- Holbein watercolours (except Ivory Black)
- Lukas 1862 (except Ivory Black)
- Royal Talens Rembrandt (except Lamp Black)
- ShinHan Premium (except Ivory Black)
- Qor Watercolours (except Ivory Black)
Ox gall can also be used as an additive during painting to improve the flow of watercolour paint. Golden QOR Watercolour Synthetic Ox Gall does not contain animal ingredients and is a good vegan alternative.
The following traditional gouache ranges are certified vegan, with the exception of certain colours that contain pigment PBk9:
- Daler Rowney Designers’ Gouache (except Neutral Grey 2, Paynes Grey, Lamp Black, Cool Grey 1,2, & 3 and Warm Grey 1,2, & 3)
- ShinHan Professional Designers Gouache (Except Ivory Black)
- Winsor and Newton Designer Gouache (except Ivory Black, Raw Sienna, Winsor Green, Spectrum Yellow, Intense Blue, Sky Blue, Purple Lake, Prussian Blue, Linden Green, Flame Red, Burnt Umber, Bengal Rose, Primary Blue, Lamp Black, and Spectrum Violet, which all contain ox gall.)
Acrylics are made using pigment and acrylic polymer resin. With the exception of those containing ivory black PBk9, acrylic paints do not contain any animal products. The following ranges are certified vegan and are not tested on animals:
- Amsterdam Standard Acrylic
- AV Artist Acrylic (except Ivory Black)
- Daler Rowney Cryla Acrylic (Except Ivory Black)
- Daler Rowney System 3 Acrylic (except raw sienna)
- All viscosities of Golden Acrylic (except the colours Bone Black, Jenkins Green, Prussian Blue Hue, Terre Verte Hue, and Neutral Gray 2 3, 4, 5, 6, 7 and 8)
- Jackson’s Artist Acrylics
- Jackson’s Studio Acrylic
- Lascaux Artist Acrylics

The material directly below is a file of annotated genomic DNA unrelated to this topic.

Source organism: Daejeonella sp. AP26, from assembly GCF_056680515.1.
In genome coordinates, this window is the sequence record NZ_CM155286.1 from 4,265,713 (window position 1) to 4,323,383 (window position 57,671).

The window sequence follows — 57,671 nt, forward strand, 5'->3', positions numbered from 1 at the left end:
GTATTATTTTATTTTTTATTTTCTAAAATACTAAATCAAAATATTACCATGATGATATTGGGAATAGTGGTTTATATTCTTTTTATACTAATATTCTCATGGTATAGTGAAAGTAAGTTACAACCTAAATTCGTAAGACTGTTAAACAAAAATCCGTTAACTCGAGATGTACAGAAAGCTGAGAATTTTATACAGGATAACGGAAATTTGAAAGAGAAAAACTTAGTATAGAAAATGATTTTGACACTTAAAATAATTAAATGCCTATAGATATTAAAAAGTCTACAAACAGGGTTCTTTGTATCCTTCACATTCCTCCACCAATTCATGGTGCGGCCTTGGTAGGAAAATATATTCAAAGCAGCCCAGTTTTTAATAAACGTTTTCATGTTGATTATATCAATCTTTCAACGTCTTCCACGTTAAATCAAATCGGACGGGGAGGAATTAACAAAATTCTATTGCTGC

- Winsor and Newton Professional Acrylic (except Ivory Black and Payne’s Gray)
Oil paints are made using plant-based drying oils. Some ranges, however, include a small amount of beeswax in the binder. The following ranges are vegan, with the exception of a few colours:
- Daler Rowney Artist Oil Paint (except Ivory Black and Blue Black)
- Daler Rowney Georgian Oil Paint (except Ivory Black, Prussian Green and Coeruleum Hue)
- Gamblin 1980 Oil Paint (except Ivory Black and Van Dyke Brown)
- Gamblin Artist Oil Colour (except Ivory Black, Van Dyke Brown, Terre Verte and Asphaltum)
- Holbein Duo Aqua Water-Mixable oil paint (except Ivory Black and Sepia)
- Isaro Oil Paint (Except Ivory Black)
- Jackson’s Professional Oil Paints (Except Ivory Black)
- Jackson’s Artist Oil (Except Ivory Black)
- Langridge Oil Paints
- Michael Harding Oil Paints (except Ivory Black and Payne’s Grey)
- Winsor and Newton Artist Oil Paint (except Blue Black and Ivory Black)
Wax is a key ingredient in coloured pencils, including oil-based pencils. However, all Derwent Coloursoft pencils, Derwent Metallics, Derwent Pastel pencils and Derwent Graphitone are all free from animal ingredients. Faber-Castell Polychromos and Albrecht Dürer pencils also contain no animal ingredients, using inorganic and synthetic materials and materials of plant origin. Faber-Castell have not initiated any animal testing on products or materials for 22 years, and do not use casein glue in packaging.
Brushes are traditionally made using natural animal hair, from hog brushes for oil paint to soft sable brushes for watercolour. In recent years there have been huge steps forward in synthetic brush technology, vastly expanding the options that artists have. The following brushes are made using synthetic hair, and do not include any animal-derived glues in the body of the brush. There are too many vegan brushes available to list all of them, so we’ve featured some that are designed specifically to mimic natural hair:
- Da Vinci Casaneo (synthetic squirrel for watercolour)
- Escoda Modernista Tadami Synthetic (synthetic mongoose for oil and acrylic)
- Escoda Marfil Chengdu (synthetic hog for oil and acrylic)
- Escoda Versatil (synthetic kolinsky sable for watercolour)
- Jackson’s Akoya (synthetic hog for oil and acrylic)
- Jackson’s Kite (synthetic kolinsky sable for watercolour)
- Jackson’s Crane (synthetic hog for oil and acrylic)
- Pro Arte Bristlene (synthetic hog for oil and acrylic)
Read this post to find out more about the development of synthetic brushes.
Here is a really useful PDF which lists many of the Winsor and Newton products, detailing whether they include animal derived ingredients.
This is by no means a definitive list, and if you have any products to add please let us know by leaving a comment.